Laws Affecting Small Business: Licensing

This policy bulletin is extracted from Laws Affecting Small Business: Licensing by Gary Moore & Eustace Davie, one of a series of booklets compiled by the FMF in 1997. It is republished today in light of Minister Rob Davies’ intentions to reintroduce business licensing and all the unintended consequences that go with it. The entire text can be read here.


Transformation of the small business environment in most areas of the country was ushered in by the implementation of the Businesses Act, 1991. Small businesses, relieved of licensing requirements, were able to respond rapidly to perceived consumer demand. The benefits of the reduced requirements should be extended immediately to all areas of the country, including the former homelands.

Discretionary awarding of licences has a long history. The exclusive licences granted to South Africa’s state industries, for instance, are the equivalent of the monopoly privileges granted by medieval kings. Just as removal of the medieval restrictive licensing was a necessary precursor to the Industrial Revolution, repeal of all unnecessary licensing in South Africa is a prerequisite to rapid economic growth.

The Free Market Foundation of Southern Africa (FMF), has campaigned for over twenty years for a more just dispensation for small business. Accordingly, the FMF was asked by the Friedrich-Naumann-Stiftung to identify the laws that are creating the most serious problems and to make suggestions for reform. Authors were commissioned to write on various issues and theLaws Affecting Small Businessseries is the result.

In preparing the booklets in the series, the authors have had pictures of real people in their minds – people whose lives are harder because legislation does not allow them to work and prosper. The purpose of this series is to help all those who are grappling with frustrating red tape, unnecessary costs, unhelpful government officials, and in some cases, injustice, in their pursuit of an honest living.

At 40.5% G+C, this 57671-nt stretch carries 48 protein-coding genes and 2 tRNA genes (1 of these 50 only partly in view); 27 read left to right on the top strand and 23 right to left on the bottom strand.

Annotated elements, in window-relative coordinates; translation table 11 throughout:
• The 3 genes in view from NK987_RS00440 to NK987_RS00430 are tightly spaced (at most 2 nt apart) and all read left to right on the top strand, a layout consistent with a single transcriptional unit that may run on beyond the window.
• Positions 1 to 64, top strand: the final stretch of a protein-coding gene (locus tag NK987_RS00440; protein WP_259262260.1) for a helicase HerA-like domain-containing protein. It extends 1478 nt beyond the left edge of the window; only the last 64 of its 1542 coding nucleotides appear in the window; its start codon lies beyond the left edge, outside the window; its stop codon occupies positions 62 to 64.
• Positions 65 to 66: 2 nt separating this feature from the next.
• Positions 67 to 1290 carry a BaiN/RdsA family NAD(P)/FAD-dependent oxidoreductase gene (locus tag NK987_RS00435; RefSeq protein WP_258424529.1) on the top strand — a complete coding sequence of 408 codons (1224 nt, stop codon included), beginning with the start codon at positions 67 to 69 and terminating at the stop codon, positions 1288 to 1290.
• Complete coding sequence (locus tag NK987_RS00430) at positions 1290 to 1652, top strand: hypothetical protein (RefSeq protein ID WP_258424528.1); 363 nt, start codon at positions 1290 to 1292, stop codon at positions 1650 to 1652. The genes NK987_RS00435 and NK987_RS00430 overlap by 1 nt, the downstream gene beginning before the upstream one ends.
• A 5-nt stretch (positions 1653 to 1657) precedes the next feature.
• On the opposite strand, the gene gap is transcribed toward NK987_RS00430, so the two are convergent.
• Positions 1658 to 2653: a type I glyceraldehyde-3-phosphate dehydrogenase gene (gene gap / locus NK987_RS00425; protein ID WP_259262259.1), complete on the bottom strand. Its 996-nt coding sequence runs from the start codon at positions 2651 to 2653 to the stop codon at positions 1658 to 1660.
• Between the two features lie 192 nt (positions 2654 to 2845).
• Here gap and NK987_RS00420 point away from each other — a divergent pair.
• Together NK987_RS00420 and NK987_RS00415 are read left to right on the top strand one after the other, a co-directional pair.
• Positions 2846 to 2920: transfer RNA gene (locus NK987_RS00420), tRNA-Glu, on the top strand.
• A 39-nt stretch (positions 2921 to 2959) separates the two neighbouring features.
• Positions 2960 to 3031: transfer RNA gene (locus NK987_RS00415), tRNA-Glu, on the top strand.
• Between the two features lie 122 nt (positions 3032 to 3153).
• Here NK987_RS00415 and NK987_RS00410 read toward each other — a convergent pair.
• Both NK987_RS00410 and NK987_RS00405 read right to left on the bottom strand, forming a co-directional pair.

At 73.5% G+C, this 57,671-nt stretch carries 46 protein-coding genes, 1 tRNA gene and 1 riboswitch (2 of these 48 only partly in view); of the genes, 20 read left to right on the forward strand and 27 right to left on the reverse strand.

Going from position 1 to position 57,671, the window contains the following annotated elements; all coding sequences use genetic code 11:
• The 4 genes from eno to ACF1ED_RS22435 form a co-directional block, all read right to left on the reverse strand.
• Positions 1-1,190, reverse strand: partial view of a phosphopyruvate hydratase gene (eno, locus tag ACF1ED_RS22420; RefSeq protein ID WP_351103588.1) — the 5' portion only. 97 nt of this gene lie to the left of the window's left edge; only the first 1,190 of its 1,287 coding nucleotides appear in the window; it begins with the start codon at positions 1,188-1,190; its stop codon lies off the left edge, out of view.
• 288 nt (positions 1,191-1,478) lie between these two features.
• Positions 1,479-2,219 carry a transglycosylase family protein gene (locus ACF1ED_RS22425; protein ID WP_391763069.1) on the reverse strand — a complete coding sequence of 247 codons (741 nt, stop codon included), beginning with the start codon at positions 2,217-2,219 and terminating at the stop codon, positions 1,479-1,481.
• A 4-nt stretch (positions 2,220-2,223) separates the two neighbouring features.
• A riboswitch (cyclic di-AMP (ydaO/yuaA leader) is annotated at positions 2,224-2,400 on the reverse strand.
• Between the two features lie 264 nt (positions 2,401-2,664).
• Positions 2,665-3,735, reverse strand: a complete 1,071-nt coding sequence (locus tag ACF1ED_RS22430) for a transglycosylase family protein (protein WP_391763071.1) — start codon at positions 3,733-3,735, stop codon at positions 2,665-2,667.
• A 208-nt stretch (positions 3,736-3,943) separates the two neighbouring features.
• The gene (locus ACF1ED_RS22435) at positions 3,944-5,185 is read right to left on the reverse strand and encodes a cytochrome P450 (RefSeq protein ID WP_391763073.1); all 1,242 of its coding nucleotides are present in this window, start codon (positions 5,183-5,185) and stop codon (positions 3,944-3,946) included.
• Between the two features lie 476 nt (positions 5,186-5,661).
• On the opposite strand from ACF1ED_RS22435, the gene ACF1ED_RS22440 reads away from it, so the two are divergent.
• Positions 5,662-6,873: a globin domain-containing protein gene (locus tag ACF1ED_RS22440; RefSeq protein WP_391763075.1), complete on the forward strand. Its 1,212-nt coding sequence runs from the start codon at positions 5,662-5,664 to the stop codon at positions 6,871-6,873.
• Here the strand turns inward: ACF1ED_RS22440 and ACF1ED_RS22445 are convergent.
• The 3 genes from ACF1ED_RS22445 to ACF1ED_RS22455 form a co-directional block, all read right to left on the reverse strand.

Licensing laws protect existing businesses by preventing new entrepreneurs from entering into the economy and competing with them.  In the past, white-dominated licensing authorities often found some pretext for refusing business licences to persons of colour. Group areas legislation was later introduced to achieve this result more effectively. 

Licensing laws reduce productivity and impose financial costs and administrative burdens on small businesses. Ordinary economic activities are criminalised and opportunities are created for corruption. Although licensing laws relating to many different types of business have been repealed, the old laws still apply in certain former homeland areas. A wide range of businesses also still require a licence in South Africa. A few licensing laws allow licensing authorities to decide who is or is not suitable to be granted a licence, and disqualify applicants with criminal records. Some laws create monopolies by permitting only one supplier, others allow licences to be refused “in the public interest”, and a few expressly empower the authorities to discourage competition. Legislation often requires high qualifications or standards. Government enterprises are frequently exempted from the obligation to have a licence. Licensing laws subject business people to policing by their competitors.


  • Repeal trade licensing laws in former homelands.
  • All licensing laws should be repealed.
  • Licensing laws should entitle applicants to licences automatically, unless they will clearly violate essential health and safety laws.
  • No new licensing laws should be introduced unless strictly necessary.
  • Repeal all licensing laws that permit only one supplier and create a monopoly.
  • No licensing law should require that an applicant must be suitable, or fit and proper.
  • Licensing laws should not disqualify applicants who have prior convictions.
  • Licensing authorities should not have the power to refuse a licence in the public interest.
  • Licensing laws should not authorise the discouraging of competition.
  • There should be no special requirements for individuals or premises.
  • There should be no exemptions for government-owned businesses.
  • Licensed practitioners should not be disciplined by people in the same business field.

AUTHORS  Gary Moore and Eustace Davie.  This Policy Bulletin may be republished without prior consent but with acknowledgement to the authors. The views expressed in the article are the authors' and are not necessarily shared by the members of the Foundation.

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